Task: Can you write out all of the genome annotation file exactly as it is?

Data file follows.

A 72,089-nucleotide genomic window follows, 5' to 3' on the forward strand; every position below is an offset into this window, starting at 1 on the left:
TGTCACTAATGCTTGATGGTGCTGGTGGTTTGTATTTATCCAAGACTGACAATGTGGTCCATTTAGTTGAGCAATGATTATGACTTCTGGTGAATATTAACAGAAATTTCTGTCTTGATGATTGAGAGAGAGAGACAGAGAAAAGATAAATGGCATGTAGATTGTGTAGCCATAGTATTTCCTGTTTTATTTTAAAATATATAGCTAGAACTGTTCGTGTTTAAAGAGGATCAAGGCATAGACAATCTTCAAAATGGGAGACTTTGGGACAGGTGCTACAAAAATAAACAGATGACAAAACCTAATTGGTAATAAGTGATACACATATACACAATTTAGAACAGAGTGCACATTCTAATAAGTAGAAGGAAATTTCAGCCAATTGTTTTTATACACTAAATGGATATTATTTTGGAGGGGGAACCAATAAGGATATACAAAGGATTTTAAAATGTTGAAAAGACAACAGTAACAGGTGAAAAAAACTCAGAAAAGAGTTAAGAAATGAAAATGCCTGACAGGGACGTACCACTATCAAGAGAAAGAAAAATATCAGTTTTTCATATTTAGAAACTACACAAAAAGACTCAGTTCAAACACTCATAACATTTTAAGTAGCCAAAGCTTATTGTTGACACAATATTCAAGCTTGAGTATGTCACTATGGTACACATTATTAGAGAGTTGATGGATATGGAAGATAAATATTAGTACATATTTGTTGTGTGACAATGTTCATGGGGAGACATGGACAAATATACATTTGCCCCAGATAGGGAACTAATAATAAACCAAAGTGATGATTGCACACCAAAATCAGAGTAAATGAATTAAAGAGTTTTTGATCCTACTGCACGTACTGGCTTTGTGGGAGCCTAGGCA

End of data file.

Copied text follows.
A 72,089-nucleotide genomic window follows, 5' to 3' on the forward strand; every position below is an offset into this window, starting at 1 on the left:
TGTCACTAATGCTTGATGGTGCTGGTGGTTTGTATTTATCCAAGACTGACAATGTGGTCCATTTAGTTGAGCAATGATTATGACTTCTGGTGAATATTAACAGAAATTTCTGTCTTGATGATTGAGAGAGAGAGACAGAGAAAAGATAAATGGCATGTAGATTGTGTAGCCATAGTATTTCCTGTTTTATTTTAAAATATATAGCTAGAACTGTTCGTGTTTAAAGAGGATCAAGGCATAGACAATCTTCAAAATGGGAGACTTTGGGACAGGTGCTACAAAAATAAACAGATGACAAAACCTAATTGGTAATAAGTGATACACATATACACAATTTAGAACAGAGTGCACATTCTAATAAGTAGAAGGAAATTTCAGCCAATTGTTTTTATACACTAAATGGATATTATTTTGGAGGGGGAACCAATAAGGATATACAAAGGATTTTAAAATGTTGAAAAGACAACAGTAACAGGTGAAAAAAACTCAGAAAAGAGTTAAGAAATGAAAATGCCTGACAGGGACGTACCACTATCAAGAGAAAGAAAAATATCAGTTTTTCATATTTAGAAACTACACAAAAAGACTCAGTTCAAACACTCATAACATTTTAAGTAGCCAAAGCTTATTGTTGACACAATATTCAAGCTTGAGTATGTCACTATGGTACACATTATTAGAGAGTTGATGGATATGGAAGATAAATATTAGTACATATTTGTTGTGTGACAATGTTCATGGGGAGACATGGACAAATATACATTTGCCCCAGATAGGGAACTAATAATAAACCAAAGTGATGATTGCACACCAAAATCAGAGTAAATGAATTAAAGAGTTTTTGATCCTACTGCACGTACTGGCTTTGTGGGAGCCTAGGCA